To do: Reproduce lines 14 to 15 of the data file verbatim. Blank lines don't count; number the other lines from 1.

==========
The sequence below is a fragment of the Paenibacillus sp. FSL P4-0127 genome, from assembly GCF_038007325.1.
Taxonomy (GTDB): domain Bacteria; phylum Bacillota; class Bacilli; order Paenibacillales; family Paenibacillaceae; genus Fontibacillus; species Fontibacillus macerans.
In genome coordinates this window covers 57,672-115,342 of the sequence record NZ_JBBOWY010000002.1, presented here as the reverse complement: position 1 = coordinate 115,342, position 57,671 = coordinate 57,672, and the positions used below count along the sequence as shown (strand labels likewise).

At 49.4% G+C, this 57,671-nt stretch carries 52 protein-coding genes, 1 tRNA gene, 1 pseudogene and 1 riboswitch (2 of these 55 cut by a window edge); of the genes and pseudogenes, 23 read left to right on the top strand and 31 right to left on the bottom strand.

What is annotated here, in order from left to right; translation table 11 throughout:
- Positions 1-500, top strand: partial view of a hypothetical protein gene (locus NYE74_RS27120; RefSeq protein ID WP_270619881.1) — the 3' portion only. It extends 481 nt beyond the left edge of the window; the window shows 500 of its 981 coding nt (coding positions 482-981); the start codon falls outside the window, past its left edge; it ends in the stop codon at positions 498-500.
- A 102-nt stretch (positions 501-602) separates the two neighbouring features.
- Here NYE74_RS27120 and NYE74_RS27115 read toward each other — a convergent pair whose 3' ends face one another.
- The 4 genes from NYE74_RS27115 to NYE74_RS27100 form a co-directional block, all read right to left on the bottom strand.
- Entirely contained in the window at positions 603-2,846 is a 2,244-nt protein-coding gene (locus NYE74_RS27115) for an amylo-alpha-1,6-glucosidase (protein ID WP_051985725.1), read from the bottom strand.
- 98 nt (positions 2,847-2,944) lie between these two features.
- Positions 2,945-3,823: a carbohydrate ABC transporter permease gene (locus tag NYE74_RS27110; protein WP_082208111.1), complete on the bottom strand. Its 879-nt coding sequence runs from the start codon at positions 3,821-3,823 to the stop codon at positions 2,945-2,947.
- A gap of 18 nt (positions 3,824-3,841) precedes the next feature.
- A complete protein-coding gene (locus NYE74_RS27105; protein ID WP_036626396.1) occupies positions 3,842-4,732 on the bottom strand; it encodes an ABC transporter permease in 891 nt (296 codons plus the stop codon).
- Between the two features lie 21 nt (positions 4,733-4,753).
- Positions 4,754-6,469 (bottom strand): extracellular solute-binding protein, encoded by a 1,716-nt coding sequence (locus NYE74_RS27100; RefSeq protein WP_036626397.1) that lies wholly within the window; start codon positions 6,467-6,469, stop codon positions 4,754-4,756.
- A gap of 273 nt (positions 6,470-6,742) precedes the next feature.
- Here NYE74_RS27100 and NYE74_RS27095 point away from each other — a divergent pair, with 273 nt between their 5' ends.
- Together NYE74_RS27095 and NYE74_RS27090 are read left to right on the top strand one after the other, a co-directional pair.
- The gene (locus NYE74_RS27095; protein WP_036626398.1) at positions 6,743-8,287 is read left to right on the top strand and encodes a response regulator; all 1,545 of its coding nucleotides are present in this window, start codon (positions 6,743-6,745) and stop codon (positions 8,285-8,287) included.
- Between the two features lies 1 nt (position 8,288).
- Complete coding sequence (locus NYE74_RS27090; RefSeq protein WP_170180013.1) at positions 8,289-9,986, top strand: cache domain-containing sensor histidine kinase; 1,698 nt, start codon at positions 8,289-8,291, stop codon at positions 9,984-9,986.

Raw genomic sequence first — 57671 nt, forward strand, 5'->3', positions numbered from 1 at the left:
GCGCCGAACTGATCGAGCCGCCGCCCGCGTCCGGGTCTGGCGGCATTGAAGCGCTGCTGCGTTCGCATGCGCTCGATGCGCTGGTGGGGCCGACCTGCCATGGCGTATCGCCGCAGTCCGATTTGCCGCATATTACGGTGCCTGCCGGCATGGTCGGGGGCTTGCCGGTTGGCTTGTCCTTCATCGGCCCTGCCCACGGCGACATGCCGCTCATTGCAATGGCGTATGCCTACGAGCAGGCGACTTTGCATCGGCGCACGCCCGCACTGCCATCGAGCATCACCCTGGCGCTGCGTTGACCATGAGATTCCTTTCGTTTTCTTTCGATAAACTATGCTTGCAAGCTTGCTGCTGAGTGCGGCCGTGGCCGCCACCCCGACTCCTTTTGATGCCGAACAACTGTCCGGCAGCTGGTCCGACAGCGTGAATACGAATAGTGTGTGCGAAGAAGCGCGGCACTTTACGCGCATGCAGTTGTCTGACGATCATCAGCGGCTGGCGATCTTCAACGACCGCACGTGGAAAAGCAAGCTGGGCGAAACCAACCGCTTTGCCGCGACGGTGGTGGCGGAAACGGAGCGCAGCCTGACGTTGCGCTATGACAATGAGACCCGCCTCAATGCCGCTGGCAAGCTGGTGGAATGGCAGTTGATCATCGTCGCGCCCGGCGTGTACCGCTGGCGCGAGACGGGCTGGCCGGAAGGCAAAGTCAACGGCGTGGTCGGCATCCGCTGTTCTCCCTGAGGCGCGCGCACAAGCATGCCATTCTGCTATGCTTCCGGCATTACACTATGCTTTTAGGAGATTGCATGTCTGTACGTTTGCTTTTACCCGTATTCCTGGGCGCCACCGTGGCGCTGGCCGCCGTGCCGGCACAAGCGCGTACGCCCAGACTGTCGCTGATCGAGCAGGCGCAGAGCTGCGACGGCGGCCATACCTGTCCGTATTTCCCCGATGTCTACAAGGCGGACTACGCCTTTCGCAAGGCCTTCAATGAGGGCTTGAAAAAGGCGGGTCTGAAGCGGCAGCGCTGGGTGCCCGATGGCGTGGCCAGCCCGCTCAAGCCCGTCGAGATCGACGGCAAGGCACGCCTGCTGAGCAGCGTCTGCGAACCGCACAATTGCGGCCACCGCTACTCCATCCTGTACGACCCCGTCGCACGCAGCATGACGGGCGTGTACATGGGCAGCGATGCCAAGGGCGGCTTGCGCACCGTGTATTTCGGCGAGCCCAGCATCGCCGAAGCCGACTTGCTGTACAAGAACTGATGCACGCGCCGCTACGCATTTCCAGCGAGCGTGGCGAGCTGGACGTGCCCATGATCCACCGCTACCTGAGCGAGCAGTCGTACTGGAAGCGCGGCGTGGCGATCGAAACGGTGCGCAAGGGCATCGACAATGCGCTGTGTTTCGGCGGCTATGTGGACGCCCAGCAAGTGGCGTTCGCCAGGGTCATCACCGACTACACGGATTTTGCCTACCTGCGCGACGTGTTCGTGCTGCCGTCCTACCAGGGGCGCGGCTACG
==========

- A complete protein-coding gene (locus NYE74_RS27105; protein ID WP_036626396.1) occupies positions 3,842-4,732 on the bottom strand; it encodes an ABC transporter permease in 891 nt (296 codons plus the stop codon).
- Between the two features lie 21 nt (positions 4,733-4,753).